It is also where markets, stocks, bonds, insurance, etc. were born. The buying and selling of stocks on an exchange, the insurance industry, all emerged to ensure that landowners would be compensated for any losses of their property (which were human beings - children, women, and men) along the way. We also see manufacturing emerge at this time, and begin to require a larger pool of labor than the working-class poor whites were able to provide. As the industrial revolution found its way to these shores, and enslavement proved unprofitable for the emerging class of capitalists, a war was waged to abolish the formal institution of slavery and make way for a new group of low wage earners. And at a certain point, enslaved African people fled southern plantations for growing cities in the north and south, directed by emerging housing practices and redlining into specific parts of town, often in the polluting footprint of factories.
And of course, these are the folks in the neighborhoods and communities where the wealthy classes would consider it okay to dump in those neighborhoods, or even to form new neighborhoods and communities in the footprint polluting manufacturing centers. Over time, Black communities became the preferred locations for the siting of landfills, coal ash ponds, CAFOs, etc. I'm drawing all of this out because it is important to understand how we got to where we are today.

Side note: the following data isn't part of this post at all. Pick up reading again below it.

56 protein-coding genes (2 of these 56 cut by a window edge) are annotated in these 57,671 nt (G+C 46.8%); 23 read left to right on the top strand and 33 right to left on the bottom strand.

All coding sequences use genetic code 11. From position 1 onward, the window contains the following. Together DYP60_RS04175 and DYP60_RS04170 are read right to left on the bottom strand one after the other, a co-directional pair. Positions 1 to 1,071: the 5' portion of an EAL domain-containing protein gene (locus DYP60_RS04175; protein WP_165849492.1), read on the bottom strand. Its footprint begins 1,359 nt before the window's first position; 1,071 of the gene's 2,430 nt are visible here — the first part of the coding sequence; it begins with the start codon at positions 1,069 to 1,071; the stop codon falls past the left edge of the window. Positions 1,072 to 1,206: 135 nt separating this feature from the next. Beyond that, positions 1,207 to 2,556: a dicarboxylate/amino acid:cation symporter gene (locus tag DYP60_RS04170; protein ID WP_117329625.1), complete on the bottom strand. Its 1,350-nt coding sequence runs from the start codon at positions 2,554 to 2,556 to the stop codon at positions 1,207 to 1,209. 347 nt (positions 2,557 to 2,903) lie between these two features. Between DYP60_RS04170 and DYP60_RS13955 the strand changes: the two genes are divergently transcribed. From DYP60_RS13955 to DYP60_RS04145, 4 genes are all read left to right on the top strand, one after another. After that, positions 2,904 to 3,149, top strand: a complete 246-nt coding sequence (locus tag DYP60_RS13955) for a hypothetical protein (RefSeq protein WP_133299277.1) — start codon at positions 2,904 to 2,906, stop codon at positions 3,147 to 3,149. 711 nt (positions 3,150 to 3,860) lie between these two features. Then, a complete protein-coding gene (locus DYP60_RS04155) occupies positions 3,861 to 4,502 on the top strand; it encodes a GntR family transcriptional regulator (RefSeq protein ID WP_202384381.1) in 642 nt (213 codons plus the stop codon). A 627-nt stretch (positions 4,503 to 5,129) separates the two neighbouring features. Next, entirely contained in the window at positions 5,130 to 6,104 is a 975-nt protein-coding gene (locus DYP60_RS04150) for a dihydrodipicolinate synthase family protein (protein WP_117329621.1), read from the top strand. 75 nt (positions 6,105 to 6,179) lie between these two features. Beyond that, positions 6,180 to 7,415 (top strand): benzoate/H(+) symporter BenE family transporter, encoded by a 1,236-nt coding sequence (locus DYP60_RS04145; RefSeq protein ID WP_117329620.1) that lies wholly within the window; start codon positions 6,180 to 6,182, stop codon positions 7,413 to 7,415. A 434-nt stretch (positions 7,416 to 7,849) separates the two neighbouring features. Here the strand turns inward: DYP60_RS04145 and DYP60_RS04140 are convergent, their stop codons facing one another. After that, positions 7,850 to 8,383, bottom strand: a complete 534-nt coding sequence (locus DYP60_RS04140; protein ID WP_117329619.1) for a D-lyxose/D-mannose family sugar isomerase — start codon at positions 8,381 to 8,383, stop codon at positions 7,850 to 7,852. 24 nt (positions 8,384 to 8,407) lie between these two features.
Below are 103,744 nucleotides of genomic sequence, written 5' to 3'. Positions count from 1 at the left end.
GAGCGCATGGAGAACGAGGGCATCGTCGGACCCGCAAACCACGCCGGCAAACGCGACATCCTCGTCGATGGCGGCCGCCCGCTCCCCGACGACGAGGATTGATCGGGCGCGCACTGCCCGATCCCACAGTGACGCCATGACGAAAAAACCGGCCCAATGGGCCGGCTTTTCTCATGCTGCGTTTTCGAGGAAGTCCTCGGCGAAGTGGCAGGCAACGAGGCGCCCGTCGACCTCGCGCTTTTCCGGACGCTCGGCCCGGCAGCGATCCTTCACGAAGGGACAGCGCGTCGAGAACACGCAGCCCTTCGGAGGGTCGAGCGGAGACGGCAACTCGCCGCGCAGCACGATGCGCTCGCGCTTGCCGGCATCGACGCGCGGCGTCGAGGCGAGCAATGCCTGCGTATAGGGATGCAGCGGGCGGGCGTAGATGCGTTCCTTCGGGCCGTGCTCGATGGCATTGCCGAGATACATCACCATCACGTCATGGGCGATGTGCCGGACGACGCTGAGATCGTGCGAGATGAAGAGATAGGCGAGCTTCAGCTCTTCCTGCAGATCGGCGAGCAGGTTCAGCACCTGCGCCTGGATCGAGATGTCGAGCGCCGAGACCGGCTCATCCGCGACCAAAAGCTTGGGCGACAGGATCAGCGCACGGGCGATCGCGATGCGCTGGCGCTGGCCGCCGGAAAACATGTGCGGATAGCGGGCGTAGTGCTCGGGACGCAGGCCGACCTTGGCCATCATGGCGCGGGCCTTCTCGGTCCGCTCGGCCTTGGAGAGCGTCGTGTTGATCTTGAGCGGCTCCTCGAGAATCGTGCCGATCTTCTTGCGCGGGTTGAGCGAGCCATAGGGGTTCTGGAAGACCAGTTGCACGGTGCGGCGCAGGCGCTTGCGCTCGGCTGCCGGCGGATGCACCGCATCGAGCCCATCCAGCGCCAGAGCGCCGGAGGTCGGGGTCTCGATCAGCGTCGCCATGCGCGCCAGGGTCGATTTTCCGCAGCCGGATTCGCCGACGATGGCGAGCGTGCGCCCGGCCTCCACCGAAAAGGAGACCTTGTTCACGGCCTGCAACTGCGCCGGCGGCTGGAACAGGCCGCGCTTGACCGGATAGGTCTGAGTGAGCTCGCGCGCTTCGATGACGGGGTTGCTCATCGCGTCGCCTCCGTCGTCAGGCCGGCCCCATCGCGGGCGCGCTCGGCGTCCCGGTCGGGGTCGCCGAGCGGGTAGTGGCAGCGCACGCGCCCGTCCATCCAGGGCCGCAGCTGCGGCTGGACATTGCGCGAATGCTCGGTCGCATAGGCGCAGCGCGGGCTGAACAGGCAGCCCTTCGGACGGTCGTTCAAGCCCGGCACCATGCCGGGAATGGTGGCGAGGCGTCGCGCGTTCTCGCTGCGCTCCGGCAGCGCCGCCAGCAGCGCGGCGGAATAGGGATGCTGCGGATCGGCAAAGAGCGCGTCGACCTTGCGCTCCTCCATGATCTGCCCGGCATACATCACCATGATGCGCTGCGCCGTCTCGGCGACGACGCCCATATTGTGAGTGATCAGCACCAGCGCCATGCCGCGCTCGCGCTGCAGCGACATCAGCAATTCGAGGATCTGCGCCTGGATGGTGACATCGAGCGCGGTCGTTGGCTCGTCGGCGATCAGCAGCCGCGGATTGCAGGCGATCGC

Political power and who has it seems to be the underlying question throughout all of this. What does it look like when these decisions are made, and what role does political power play?
So while I was living in North Carolina, there were efforts to construct the Atlantic Coast Pipeline. I remember attending an environmental justice summit, and I remember people in that meeting were arguing that based on the behavior of the corporation it was evident that the pipeline route was to go particularly through Black and Native communities and rural areas. These were the areas where, supposedly, folks would be expected to resist the least.
And a few years back, Paul Mohai and Robin Saha found that people of color and low-income neighborhoods and communities in transition are disproportionately targeted by industries that follow the path of least resistance when deciding where to locate hazardous waste sites and other polluting facilities.
In other words, corporations deliberately selected these low-income communities and communities of color to locate their polluting facilities.
It often seems, that though people can fight back, and garner political power on the ground, rarely does it translate into financial risk for corporations to the point where they decide not to proceed. How do you think about political power and trying to harness it within communities that have been excluded from traditional mechanisms of power?